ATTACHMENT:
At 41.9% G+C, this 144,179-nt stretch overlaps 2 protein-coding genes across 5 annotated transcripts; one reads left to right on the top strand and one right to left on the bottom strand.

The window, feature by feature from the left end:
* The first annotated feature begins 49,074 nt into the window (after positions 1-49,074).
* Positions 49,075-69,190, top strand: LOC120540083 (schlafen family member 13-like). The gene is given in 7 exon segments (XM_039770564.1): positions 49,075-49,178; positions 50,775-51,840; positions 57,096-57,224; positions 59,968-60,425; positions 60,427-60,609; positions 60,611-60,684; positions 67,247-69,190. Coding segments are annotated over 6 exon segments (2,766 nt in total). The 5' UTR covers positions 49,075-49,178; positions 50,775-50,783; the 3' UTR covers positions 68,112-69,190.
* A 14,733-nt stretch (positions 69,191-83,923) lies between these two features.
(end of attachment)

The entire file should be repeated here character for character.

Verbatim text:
At 41.9% G+C, this 144,179-nt stretch overlaps 2 protein-coding genes across 5 annotated transcripts; one reads left to right on the top strand and one right to left on the bottom strand.

The window, feature by feature from the left end:
* The first annotated feature begins 49,074 nt into the window (after positions 1-49,074).
* Positions 49,075-69,190, top strand: LOC120540083 (schlafen family member 13-like). The gene is given in 7 exon segments (XM_039770564.1): positions 49,075-49,178; positions 50,775-51,840; positions 57,096-57,224; positions 59,968-60,425; positions 60,427-60,609; positions 60,611-60,684; positions 67,247-69,190. Coding segments are annotated over 6 exon segments (2,766 nt in total). The 5' UTR covers positions 49,075-49,178; positions 50,775-50,783; the 3' UTR covers positions 68,112-69,190.
* A 14,733-nt stretch (positions 69,191-83,923) lies between these two features.